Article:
RETROSPECT: October 22nd – 31st

The following is part of a series reflecting on the life of C.S. Lewis. This is accomplished by summarizing various events or happenings during his lifetime for the noted period and may include significant events related to him after his death.

Highlights for the final third of October (22nd – 31st) include: First sermon preached, three significant posthumous books and Lewis defines “the great sin.”

Lewis-Speaking-195x300.jpgThere are many hats that C.S. Lewis wore: children’s author, Christian apologist, and literary critic being the three most common realms people are familiar with. While similar to his role as a defender of the faith, many are not aware that he also spoke on Sunday mornings several times in his life. The very first occurred on the 22nd in 1939 at St. Mary’s the Virgin in Oxford. While Lewis had two fictional works that shared his faith at the time, this was before he had any of his well-known books published. The title of the message that day was “None Other Gods: Culture in War-Time.” Yet, today we know the sermon as “Learning in War-Time.” It is easiest to find in the short collection entitled The Weight of Glory.

However, before becoming available there it was collected in Famous English Sermons in 1940. There it actually bore a different title. It was called “The Christian in Danger.” As you will recall, at the time this sermon was given war had just broken out; a conflict soon to be called World War II. The primary audience hearing Lewis were students at Oxford. The focus of his message was centered on how they should respond to the growing war. Was it worth starting work on a degree that might be interrupted by these outside events? Lewis pointed out (and this is what makes the piece timeless) that facing a war doesn’t change a broader question raised by the current events; why pursue learning when you consider the more important “eternal issues” such as the fact that there are “creatures who are every moment advancing either to heaven or to hell?” You can learn more about this and other sermons he preached in a podcast where I share my talked done at the C. S. Lewis Society of Chattanooga.

Two books released after his death during this time relate to his poetry. On the 26th in 1964 Poems came out. Then on the 27th in 1969 Narrative Poems was published. The first is a volume that collects nearly all of his shorter poems. During his life they had been available in various publications. The latter title, as you may recall if you read the previous retrospective column, contains the entire contents of Dymer, the second book published by Lewis that was reprinted in October, 1950. The other selections are “Launcelot,” “The Nameless Isle” and “The Queen of Drum.” Another book, Letters to Children came out in the UK on the 31st in 1985, but it was first released in the US six months earlier. As you can guess from the title, it is a collection of letters he wrote to children. When Lewis wrote these he never imagined they would be viewed by others, yet despite being written to a specific (and much younger) individual much of what he said can be applied to others.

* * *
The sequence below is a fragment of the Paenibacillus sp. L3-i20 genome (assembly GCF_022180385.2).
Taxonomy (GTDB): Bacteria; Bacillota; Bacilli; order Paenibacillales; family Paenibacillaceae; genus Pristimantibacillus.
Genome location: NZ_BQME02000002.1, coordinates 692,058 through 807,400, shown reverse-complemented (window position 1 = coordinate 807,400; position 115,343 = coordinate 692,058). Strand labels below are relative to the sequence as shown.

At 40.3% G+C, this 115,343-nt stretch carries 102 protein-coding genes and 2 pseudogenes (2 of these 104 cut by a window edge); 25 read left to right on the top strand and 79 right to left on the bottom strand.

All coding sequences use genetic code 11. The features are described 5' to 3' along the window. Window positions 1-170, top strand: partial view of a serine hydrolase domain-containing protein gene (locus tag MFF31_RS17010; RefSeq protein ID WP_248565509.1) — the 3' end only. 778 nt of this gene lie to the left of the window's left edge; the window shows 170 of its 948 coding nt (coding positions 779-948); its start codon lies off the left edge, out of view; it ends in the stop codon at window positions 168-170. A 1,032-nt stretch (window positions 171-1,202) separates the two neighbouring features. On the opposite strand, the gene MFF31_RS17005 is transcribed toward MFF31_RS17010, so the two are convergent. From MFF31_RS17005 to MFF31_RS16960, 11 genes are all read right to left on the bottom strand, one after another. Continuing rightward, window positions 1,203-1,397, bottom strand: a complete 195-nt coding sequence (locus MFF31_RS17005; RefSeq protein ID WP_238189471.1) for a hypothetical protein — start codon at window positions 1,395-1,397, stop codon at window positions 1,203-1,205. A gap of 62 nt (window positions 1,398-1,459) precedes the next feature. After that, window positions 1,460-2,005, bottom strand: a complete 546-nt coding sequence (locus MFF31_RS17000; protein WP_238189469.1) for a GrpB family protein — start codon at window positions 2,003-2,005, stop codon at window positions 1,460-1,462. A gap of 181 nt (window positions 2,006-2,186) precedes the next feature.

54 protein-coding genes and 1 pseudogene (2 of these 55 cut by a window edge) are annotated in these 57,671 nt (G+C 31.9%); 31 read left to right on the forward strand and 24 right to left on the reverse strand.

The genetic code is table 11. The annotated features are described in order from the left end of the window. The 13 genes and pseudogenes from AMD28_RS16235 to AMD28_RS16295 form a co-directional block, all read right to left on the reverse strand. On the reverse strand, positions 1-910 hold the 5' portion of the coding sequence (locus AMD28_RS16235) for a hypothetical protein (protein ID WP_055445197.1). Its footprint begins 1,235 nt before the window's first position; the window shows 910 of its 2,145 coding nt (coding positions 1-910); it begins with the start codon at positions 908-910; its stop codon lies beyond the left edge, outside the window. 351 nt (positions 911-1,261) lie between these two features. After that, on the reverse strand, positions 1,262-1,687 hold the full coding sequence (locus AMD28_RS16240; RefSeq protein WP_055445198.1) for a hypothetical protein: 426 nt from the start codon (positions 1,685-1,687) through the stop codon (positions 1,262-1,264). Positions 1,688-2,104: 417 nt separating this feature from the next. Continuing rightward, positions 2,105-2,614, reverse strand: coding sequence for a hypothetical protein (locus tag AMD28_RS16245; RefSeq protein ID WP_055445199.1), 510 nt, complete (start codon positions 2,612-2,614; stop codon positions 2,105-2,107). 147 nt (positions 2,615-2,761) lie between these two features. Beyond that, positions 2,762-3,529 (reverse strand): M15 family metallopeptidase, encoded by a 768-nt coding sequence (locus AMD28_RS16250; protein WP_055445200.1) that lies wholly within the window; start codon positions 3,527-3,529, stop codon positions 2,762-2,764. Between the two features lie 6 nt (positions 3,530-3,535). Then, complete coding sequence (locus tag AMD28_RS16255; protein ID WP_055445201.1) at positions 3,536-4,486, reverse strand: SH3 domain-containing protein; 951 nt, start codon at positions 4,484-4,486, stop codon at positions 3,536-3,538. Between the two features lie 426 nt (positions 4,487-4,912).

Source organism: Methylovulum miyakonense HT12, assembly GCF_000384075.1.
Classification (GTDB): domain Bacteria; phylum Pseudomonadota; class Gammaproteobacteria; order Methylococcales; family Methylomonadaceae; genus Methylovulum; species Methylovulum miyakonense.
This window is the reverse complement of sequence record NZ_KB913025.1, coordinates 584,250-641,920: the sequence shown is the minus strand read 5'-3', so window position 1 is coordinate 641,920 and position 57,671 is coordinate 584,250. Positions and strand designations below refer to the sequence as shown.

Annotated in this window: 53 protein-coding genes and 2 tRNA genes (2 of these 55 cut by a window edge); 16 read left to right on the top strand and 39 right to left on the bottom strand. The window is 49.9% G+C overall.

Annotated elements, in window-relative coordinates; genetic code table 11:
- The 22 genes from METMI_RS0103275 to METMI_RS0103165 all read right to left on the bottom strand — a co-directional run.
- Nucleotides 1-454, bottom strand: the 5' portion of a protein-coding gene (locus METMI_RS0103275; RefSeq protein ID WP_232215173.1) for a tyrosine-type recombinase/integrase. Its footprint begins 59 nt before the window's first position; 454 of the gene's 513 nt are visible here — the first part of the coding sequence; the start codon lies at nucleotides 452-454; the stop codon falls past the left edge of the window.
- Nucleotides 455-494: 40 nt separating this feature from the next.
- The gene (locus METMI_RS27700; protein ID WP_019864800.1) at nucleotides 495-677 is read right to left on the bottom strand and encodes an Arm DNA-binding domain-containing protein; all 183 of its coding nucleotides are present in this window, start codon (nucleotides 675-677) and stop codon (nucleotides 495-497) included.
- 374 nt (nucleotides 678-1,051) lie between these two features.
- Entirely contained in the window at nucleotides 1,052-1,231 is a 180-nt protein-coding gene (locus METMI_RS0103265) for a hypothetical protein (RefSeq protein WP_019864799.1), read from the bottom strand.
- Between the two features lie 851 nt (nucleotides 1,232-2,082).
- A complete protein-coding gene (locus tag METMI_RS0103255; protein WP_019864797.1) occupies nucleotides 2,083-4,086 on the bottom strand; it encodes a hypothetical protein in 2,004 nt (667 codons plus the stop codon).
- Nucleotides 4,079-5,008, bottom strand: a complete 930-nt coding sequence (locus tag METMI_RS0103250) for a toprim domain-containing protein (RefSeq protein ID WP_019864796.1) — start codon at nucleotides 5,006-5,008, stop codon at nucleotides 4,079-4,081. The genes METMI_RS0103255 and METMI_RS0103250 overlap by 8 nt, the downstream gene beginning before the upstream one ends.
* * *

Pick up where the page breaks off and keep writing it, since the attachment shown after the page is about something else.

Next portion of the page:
Another broadcast from the Christian Behaviour radio series was done live on the BBC on the 25th in 1942. At the time it was simply known as the sixth talk, but when published in Christian Behaviour and Mere Christianity as chapter eight it was called “The Great Sin.” As you recall, Lewis had already dealt with the topic of sex, so unlike some who might think the worst sin has to do with that, he believed pride was instead the worst. In fact he said “unchastity, anger, greed, drunkenness, and all that, are mere fleabites in comparison…[pride] is the complete anti-God state of mind.”

Screwtape-Annotated.jpgOn the 24th in 1941 the twenty-sixth letter from Screwtape to Wormwood was published in The Guardian. It had the subtitle of “The Generous Conflict Illusion.” Before explaining this concept, Screwtape discusses unselfishness, a term that is used in place of the more positive “charity.” Those familiar with Lewis’s sermon “The Weight of Glory” will notice that he began that talk with similar comments on unselfishness and love. On the 31st in 1941 the twenty-seventh letter by Screwtape was released. The subtitle for it was “The Historical Point of View.” In it we learn of a concept that Lewis would later call “chronological snobbery,” which is the notion that ideas from previous generations are useless because they are old (and thus out of date). Both letters are found in The Screwtape Letters and the Annotated Edition that was released in 2013.

Finally, a couple other shorter works were available during the last third of this month. “Canonization” is a letter printed in Church Times on the 24th in 1952 that dealt with the question of canonization of saints in the Anglican Communion that he was a member of. It is reprinted in God in the Dock.Then, “The Dethronement of Power” was in Time and Tide on the 22nd in 1954 and is found as “Tolkien’s The Lord of the Rings” in On Stories as the second half of that book review.

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